I took a break from some of my writing to check out the 49ers' Super Bowl Under The Stars event on Saturday. It was a showing of Super Bowl XVI from 1981; the one that started the dynasty. Players like Fred Dean, Dwight Clark and Dave Bunz attended ... in short: it was awesome.
In regards to the title, I'm always a fan, but I try and make sure my articles here on SB Nation Bay Area are open-minded and unbiased. I am an expert and analyst of this team and will always be a 49ers fan, regardless where my career takes me. The 49ers are in my blood, and though I wasn't around to watch it when it happened live, I felt like I would still be "reliving" the moment of their Super Bowl victory over the Bengals in 1981 - their first of five. So I was to set off for the Super Bowl Under The Stars event at the 49ers training facility in Santa Clara on Saturday night.
I woke up late, which was still early because I fell asleep late, and with my throat swollen almost completely shut. To be honest, I sort of figured the Super Bowl Under The Stars event was going to be pretty unremarkable, and was simply going because my brother and my parents were going. I was also pretty excited about going to Amici's Pizza - as I don't live in the Bay Area, any time I get to grab a slice of delicious heaven, I'll do it. So that was the first part of my day: driving from Empire, CA to San Jose, getting a New Haven Clam pizza and a couple Blue Moons, and I was off to Santa Clara.
I get there, and it's nice outside. On the hot side, but a good breeze going to make things nice. There was a line of people sitting in chairs waiting to go in the gates, which worried me because I didn't bring a chair big enough for me. We go in there, I grab a Shock Top (they crumpled my ticket, which read "Seat 2206", which apparently meant nothing because there were no seats outside of two or three different bleacher sections), and I lay down a blanket in the front on the turf.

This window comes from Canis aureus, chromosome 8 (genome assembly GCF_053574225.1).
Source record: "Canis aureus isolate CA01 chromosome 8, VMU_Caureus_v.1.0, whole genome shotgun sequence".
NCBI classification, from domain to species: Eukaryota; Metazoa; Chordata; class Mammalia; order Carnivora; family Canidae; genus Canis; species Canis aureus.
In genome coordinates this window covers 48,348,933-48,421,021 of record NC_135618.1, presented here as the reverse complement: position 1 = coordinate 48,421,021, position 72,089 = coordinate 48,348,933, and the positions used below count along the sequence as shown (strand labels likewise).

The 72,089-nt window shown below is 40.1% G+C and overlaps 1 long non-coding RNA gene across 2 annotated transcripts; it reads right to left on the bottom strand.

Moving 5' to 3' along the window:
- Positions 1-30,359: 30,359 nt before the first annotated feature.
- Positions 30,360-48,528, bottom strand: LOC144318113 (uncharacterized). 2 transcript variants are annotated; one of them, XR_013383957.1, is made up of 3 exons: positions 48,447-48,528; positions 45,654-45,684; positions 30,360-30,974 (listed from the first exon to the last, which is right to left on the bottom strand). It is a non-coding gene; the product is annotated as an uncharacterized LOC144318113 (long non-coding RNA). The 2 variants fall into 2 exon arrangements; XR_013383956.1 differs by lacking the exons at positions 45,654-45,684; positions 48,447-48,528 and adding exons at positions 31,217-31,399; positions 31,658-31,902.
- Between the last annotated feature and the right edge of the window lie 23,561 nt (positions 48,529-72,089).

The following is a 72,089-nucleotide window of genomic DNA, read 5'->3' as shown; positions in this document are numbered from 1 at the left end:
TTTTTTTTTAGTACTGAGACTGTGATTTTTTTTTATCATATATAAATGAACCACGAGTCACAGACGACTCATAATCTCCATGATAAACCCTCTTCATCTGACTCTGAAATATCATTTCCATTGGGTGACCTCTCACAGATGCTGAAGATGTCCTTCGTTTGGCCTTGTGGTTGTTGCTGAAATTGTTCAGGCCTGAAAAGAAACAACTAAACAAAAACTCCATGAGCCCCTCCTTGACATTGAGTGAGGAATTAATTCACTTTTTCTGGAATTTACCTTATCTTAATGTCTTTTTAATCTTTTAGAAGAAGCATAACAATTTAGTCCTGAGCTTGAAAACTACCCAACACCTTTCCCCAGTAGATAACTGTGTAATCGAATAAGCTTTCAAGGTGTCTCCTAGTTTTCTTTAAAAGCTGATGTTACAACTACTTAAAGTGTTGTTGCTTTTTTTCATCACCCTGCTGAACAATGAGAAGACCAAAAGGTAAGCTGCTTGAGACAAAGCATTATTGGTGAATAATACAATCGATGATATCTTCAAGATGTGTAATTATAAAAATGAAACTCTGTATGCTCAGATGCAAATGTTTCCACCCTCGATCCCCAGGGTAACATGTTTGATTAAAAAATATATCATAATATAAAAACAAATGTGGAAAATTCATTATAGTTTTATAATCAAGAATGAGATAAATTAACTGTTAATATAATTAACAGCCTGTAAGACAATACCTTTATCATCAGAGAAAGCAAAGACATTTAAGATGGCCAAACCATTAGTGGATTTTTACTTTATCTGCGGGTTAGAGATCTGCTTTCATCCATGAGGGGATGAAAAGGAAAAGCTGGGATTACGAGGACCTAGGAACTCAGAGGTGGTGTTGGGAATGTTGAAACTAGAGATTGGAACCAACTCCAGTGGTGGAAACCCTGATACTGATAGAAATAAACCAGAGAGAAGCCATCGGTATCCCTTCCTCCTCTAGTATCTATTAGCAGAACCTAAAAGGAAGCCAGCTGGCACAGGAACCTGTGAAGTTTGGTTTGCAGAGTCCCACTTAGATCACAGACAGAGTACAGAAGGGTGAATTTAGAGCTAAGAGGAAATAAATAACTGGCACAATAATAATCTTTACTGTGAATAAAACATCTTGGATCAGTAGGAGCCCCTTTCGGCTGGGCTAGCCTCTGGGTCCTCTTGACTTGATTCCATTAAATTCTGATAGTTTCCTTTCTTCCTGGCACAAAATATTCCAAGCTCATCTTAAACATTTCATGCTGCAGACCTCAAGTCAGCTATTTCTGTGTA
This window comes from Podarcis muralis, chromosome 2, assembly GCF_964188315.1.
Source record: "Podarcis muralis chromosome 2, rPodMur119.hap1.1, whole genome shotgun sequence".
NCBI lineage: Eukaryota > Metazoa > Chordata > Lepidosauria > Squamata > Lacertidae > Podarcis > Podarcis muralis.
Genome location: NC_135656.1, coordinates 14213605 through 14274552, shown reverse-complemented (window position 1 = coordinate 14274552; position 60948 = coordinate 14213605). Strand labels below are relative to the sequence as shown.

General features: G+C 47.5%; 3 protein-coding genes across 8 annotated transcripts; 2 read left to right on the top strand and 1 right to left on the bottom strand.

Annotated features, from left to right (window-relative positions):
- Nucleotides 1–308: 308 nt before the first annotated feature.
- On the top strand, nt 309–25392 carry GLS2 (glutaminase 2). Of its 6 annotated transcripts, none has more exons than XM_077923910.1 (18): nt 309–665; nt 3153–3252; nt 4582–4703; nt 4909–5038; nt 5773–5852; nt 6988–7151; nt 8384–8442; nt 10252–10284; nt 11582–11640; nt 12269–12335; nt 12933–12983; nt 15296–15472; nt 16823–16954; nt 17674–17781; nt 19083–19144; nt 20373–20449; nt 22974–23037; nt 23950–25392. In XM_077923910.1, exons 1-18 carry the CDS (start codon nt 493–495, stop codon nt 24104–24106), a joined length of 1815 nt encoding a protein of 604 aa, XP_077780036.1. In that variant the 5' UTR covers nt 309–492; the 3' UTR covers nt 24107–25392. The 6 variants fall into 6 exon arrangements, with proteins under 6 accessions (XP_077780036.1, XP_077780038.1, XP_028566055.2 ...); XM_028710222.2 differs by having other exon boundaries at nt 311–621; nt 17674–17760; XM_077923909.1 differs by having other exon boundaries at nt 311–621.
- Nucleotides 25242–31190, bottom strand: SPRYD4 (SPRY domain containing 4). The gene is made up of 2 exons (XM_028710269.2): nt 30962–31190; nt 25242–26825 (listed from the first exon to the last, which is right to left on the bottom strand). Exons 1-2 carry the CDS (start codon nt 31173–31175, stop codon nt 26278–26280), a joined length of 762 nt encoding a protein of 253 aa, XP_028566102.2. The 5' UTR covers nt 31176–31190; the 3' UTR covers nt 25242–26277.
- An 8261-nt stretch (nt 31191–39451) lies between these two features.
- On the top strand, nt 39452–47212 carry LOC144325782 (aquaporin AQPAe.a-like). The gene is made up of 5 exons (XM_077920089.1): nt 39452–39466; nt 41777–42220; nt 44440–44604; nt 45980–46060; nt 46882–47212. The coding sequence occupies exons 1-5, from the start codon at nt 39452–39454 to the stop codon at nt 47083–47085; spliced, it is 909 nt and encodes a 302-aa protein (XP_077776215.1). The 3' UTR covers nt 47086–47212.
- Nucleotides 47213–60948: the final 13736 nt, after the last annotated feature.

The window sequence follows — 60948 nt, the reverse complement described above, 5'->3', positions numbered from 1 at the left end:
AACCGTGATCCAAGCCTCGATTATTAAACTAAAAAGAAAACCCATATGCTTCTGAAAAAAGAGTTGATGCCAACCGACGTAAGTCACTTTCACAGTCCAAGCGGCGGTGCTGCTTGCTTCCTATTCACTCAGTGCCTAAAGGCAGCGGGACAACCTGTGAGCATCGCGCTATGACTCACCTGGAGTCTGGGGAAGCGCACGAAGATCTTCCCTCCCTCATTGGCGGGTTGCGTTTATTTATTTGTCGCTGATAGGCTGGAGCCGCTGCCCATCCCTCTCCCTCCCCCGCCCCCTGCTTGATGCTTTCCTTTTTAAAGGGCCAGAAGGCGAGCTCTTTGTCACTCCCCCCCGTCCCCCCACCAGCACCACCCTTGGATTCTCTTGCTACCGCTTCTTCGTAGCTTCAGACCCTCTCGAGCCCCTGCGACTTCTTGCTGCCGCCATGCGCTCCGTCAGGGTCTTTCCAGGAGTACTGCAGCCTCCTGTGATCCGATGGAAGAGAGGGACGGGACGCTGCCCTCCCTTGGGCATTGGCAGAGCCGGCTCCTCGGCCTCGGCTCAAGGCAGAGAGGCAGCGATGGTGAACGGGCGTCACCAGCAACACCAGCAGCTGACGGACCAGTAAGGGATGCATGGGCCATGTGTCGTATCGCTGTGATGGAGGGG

There was a pretty big screen, and across a gate I saw some of my favorite 49ers players of the past. A crowd built up around said gate and Dwight Clark ended up going over. I didn't even think about going and braving the crowd to ask Clark for an autograph. Though I'm a fan, it really hasn't crossed my mind to ask for things like that since I've begun writing about the team as much as I do. It just seemed weird, not that it was below me or something, I just didn't see myself in that throng of people. It was all mostly Clark, as far as signing autographs goes.
So Eric Davis and another guy whose name I can't remember got up on stage and started talking about Super Bowl XVI. It was a fun and laid bake affair up on stage, and that suited me fine. Then they announced the alumni present, and I got a little more excited. Up on stage came Dwight Clark, Dwight Hicks, Fred Dean, Keena Turner, Ray Wersching, Mike Schumann, Dan Bunz and Willie Harper.
The first thing I noticed: Dan Bunz is in full-on hippie mode. Awesome. I was enjoying myself at that point, despite the fact that I was sitting on the ground while the four people I was with had chairs. They started sharing some anecdotes and everyone tried their best to remember who Mike Schumann was/is. Then they told a story about The Catch - you know the one. Anyway, apparently Schumann had made the catch before that and then Clark heard the playcall come in.